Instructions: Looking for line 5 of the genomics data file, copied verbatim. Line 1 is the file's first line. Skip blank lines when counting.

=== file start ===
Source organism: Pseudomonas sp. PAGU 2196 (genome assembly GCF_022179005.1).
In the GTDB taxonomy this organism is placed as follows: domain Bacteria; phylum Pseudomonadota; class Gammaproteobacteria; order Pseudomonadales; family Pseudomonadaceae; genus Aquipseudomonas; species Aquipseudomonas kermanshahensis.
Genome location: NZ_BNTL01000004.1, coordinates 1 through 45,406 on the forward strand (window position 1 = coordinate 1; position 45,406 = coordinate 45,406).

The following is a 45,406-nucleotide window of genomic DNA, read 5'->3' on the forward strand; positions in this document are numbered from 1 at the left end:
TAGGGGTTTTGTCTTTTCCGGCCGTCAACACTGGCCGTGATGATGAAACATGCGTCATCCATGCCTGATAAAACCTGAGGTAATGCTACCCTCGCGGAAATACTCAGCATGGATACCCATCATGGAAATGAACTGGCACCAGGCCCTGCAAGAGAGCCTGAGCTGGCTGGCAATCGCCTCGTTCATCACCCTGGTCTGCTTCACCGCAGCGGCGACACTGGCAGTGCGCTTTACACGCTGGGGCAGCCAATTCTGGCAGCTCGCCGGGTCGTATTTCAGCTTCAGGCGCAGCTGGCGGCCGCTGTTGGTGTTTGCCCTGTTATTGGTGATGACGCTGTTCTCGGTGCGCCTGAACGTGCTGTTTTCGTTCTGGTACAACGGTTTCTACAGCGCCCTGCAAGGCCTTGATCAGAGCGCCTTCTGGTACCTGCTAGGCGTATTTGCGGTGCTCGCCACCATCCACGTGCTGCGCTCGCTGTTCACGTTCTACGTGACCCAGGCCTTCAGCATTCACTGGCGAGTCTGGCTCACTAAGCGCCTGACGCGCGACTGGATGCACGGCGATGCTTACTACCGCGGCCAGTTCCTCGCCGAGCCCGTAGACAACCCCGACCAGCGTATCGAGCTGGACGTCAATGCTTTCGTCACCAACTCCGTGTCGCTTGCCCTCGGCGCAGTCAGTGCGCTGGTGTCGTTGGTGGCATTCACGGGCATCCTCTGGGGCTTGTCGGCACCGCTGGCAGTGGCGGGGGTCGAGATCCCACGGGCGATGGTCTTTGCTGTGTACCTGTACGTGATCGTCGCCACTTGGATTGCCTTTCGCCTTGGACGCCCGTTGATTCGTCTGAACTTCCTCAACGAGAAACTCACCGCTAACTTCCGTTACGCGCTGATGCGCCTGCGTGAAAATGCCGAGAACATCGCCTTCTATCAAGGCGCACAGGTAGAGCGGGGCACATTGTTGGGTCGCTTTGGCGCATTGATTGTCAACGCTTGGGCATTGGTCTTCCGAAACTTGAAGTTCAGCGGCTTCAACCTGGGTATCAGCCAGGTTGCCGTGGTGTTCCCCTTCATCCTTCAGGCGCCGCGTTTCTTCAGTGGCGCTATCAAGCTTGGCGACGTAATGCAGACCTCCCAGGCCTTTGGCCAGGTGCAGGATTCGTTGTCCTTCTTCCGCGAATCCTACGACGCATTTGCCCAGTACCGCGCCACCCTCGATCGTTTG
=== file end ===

TAGGGGTTTTGTCTTTTCCGGCCGTCAACACTGGCCGTGATGATGAAACATGCGTCATCCATGCCTGATAAAACCTGAGGTAATGCTACCCTCGCGGAAATACTCAGCATGGATACCCATCATGGAAATGAACTGGCACCAGGCCCTGCAAGAGAGCCTGAGCTGGCTGGCAATCGCCTCGTTCATCACCCTGGTCTGCTTCACCGCAGCGGCGACACTGGCAGTGCGCTTTACACGCTGGGGCAGCCAATTCTGGCAGCTCGCCGGGTCGTATTTCAGCTTCAGGCGCAGCTGGCGGCCGCTGTTGGTGTTTGCCCTGTTATTGGTGATGACGCTGTTCTCGGTGCGCCTGAACGTGCTGTTTTCGTTCTGGTACAACGGTTTCTACAGCGCCCTGCAAGGCCTTGATCAGAGCGCCTTCTGGTACCTGCTAGGCGTATTTGCGGTGCTCGCCACCATCCACGTGCTGCGCTCGCTGTTCACGTTCTACGTGACCCAGGCCTTCAGCATTCACTGGCGAGTCTGGCTCACTAAGCGCCTGACGCGCGACTGGATGCACGGCGATGCTTACTACCGCGGCCAGTTCCTCGCCGAGCCCGTAGACAACCCCGACCAGCGTATCGAGCTGGACGTCAATGCTTTCGTCACCAACTCCGTGTCGCTTGCCCTCGGCGCAGTCAGTGCGCTGGTGTCGTTGGTGGCATTCACGGGCATCCTCTGGGGCTTGTCGGCACCGCTGGCAGTGGCGGGGGTCGAGATCCCACGGGCGATGGTCTTTGCTGTGTACCTGTACGTGATCGTCGCCACTTGGATTGCCTTTCGCCTTGGACGCCCGTTGATTCGTCTGAACTTCCTCAACGAGAAACTCACCGCTAACTTCCGTTACGCGCTGATGCGCCTGCGTGAAAATGCCGAGAACATCGCCTTCTATCAAGGCGCACAGGTAGAGCGGGGCACATTGTTGGGTCGCTTTGGCGCATTGATTGTCAACGCTTGGGCATTGGTCTTCCGAAACTTGAAGTTCAGCGGCTTCAACCTGGGTATCAGCCAGGTTGCCGTGGTGTTCCCCTTCATCCTTCAGGCGCCGCGTTTCTTCAGTGGCGCTATCAAGCTTGGCGACGTAATGCAGACCTCCCAGGCCTTTGGCCAGGTGCAGGATTCGTTGTCCTTCTTCCGCGAATCCTACGACGCATTTGCCCAGTACCGCGCCACCCTCGATCGTTTG